[^1]: Experiments to use constexpr to bypass this step for writers that always return true did not seem to improve performance.
`QBind<T>` can define up to 3 bind() overloads to efficiently and conveniently handle lvalue references, const lvalue references, and
rvalue references depending on T characteristics (which of copy/move is 1/possible and 2/efficient).
Compared to manually calling non-virtual, format-specific implementations, the overhead of always testing the validity of IBind*
and calling virtual methods is around 20% in our benchmark, with a maximum of 100% for trivial format-specific implementations
like copying a single char to a pre-allocated buffer. This performance cost is usually dwarfed by unoptimized code and the ability to
select a data format that performs well for the data at hand. For instance, choosing Cbor with a mixture of boolean, character
literals and numbers makes this overhead negligible.
like copying a single char to a pre-allocated buffer.
This performance cost is usually dwarfed by unoptimized code and the ability to select a data format that performs well for the data
at hand. For instance, choosing Cbor with a mixture of boolean, character literals and numbers makes this overhead negligible.
Other than that, write performance depends on several factors:
- An explicit QUtf8String type allows handling item names much more efficiently than using utf16 QString, while still being
distinguishable from QByteArray binary data
- In the end, directly using QByteArray buffers instead of using QIODevice can amount to ~ 2x better write performance
- IBind implementations need to use efficient data structures from storing state. For instance, using an optimized std::vector<bool>
to memorize opened JSON object/array can usually be stored in a single byte and avoid memory allocations, resulting in ~ 10x better
write performance compared to QVector<bool>
A convenient side-effect of encoding the common data model in the type system is that smart C++ editors offer data-model-aware code
completion to this fluent interface. Say, after typing `Value(myImpl).` the editor will propose to either `bind(myData.item)`, or to
construct a `sequence()`, `record()` or `null()` value.
## Read robustness
## Format extensibility
Performance is not so important for Read. But compared to manually calling non-virtual, format-specific implementations, QBind
enforces well-formedness checks necessary to reliably read data coming from unknown sources (IBind implementations being responsible
for low-level checks).
All errors are reported as `const char*` literals to the `IBind` implementations that will decide what to do with them:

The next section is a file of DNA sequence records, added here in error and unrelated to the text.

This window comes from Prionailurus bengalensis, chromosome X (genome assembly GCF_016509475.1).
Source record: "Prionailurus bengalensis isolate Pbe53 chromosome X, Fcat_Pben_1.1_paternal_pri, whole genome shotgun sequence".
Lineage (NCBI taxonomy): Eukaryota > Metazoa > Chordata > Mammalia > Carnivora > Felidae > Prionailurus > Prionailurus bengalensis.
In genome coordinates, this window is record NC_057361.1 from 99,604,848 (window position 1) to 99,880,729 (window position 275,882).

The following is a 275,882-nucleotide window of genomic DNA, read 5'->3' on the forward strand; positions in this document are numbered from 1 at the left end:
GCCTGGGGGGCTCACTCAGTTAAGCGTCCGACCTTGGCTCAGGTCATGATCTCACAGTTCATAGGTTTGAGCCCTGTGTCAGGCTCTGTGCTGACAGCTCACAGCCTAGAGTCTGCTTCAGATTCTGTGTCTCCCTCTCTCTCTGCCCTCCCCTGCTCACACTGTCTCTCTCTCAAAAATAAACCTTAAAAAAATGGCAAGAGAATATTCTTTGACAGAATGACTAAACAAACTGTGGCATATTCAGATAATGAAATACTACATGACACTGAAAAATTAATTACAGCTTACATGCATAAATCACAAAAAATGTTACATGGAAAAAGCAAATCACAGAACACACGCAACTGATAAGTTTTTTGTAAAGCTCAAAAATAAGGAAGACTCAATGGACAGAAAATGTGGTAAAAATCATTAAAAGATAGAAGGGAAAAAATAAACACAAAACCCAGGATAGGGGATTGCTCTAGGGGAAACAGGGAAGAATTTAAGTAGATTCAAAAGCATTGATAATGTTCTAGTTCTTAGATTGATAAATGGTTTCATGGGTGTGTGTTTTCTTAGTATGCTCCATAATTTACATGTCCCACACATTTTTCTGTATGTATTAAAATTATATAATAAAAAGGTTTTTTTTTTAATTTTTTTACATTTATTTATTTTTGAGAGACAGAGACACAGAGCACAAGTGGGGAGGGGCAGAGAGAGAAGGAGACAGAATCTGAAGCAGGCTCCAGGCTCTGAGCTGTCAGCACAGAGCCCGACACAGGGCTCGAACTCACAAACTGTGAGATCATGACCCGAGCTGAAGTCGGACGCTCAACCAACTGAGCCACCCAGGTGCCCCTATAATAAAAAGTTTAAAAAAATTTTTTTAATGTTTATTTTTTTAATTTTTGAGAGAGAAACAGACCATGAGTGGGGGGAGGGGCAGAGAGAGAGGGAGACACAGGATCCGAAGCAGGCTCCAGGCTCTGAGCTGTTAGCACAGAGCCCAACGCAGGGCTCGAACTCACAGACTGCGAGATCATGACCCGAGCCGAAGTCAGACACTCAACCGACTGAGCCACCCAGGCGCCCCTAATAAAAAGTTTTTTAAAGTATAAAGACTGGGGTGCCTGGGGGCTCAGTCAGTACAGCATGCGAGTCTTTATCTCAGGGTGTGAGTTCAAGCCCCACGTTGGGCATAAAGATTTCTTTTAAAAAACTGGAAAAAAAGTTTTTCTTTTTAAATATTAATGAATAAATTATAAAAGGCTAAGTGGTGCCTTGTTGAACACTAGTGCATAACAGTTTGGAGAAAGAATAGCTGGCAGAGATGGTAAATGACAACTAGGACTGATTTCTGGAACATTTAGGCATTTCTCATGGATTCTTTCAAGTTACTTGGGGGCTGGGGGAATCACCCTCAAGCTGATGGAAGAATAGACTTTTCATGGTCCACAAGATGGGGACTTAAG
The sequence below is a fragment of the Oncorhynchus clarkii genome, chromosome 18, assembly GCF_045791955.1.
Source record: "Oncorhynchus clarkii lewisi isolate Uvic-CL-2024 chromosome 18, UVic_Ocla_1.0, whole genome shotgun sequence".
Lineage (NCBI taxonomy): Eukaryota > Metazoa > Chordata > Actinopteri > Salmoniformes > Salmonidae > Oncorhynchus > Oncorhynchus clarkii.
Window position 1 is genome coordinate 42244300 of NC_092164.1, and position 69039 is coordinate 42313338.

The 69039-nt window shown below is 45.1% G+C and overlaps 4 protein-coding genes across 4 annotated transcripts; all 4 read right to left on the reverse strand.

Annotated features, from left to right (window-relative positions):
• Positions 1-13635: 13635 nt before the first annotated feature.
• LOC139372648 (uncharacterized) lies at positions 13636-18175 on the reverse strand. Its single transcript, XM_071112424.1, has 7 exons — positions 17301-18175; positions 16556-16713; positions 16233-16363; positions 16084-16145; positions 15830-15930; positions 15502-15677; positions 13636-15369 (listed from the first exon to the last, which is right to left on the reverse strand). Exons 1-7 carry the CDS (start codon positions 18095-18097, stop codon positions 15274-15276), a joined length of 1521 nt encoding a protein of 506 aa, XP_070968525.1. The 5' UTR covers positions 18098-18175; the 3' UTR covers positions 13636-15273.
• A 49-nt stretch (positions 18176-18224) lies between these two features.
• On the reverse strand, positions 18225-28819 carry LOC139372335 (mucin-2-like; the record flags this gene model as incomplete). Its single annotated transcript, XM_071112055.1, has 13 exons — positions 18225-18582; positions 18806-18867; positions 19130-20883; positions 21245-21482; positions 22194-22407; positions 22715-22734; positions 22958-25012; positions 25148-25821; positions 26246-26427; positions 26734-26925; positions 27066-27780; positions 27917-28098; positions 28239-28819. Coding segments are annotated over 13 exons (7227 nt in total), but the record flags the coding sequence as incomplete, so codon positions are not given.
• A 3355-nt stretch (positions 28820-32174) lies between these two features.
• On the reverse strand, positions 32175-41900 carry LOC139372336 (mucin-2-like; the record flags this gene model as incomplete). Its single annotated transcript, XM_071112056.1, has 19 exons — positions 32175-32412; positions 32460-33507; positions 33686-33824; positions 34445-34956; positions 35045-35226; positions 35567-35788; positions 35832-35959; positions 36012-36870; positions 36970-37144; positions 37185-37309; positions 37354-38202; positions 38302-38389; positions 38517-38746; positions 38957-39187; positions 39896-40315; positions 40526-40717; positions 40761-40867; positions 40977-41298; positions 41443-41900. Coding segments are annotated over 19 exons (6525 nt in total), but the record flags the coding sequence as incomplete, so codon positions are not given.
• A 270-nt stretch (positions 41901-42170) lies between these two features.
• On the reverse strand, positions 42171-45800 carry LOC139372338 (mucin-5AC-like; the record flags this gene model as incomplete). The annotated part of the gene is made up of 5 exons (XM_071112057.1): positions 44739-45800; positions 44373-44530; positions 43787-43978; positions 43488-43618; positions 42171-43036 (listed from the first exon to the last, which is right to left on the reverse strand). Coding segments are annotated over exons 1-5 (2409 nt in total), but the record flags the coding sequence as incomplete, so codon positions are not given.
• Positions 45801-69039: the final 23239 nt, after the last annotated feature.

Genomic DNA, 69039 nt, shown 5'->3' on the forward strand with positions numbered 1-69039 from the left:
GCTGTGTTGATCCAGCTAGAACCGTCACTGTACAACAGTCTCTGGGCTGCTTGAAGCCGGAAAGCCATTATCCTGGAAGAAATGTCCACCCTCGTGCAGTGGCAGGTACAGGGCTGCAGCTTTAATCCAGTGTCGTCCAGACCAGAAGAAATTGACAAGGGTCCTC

- ignore the details and set a global error status enumeration is usually appropriate to IWriter implementations
- storing all read mismatches is usually more appropriate to world-facing IReader implementations
Standardizing error literals allows efficient reporting and analysis while ensuring that various libraries can define new ones independantly.
## Data types extensibility
IBind is an abstract base class for translating fluent interface calls to format-specific read or write actions.
The fluent interface guarantees that IBind virtual methods are always called at appropriate times, so IBind implementations do not
have to check well-formedness. It defines a set of BindNative types and default textual representations and encodings for non-textual
native types simplifying again the implementations (see TextWriter example).
IWriter and IReader provide partial IBind implementations simplifying the work of implementors and offering default textual representations.
*NB:* BindNative types could be extended by specifying BindSupport<TImpl,T> trait but then, (de)serialization code must be specialized
for each TImpl. For instance, a QBind<QColor,QDataStream> may be implemented differently from QBind<QColor,IBind> but QBind<QColor>
example shows that meta() can also be used to avoid specialized serialization code that breaks W5 requirement. If meta() is deemed
enough, the BindSupport trait and TImpl template parameters can be removed.
## Types extensibility
QBind is a functor templated on T type receiving a Value and T reference (either lvalue or rvalue reference) and returning the Cursor.
Template specializations can be defined for any T and optionally refined for specific Cur<TImpl> with different sets of BindNative types.
A default QBind specialization attempts to call `T::bind(...)` to conveniently bind `T* this` without having to understand template syntax,
rvalue or forwarding references.
## IBind implementations
IWriter and IReader provide partial IBind implementations simplifying the work of implementors and offering default textual representations.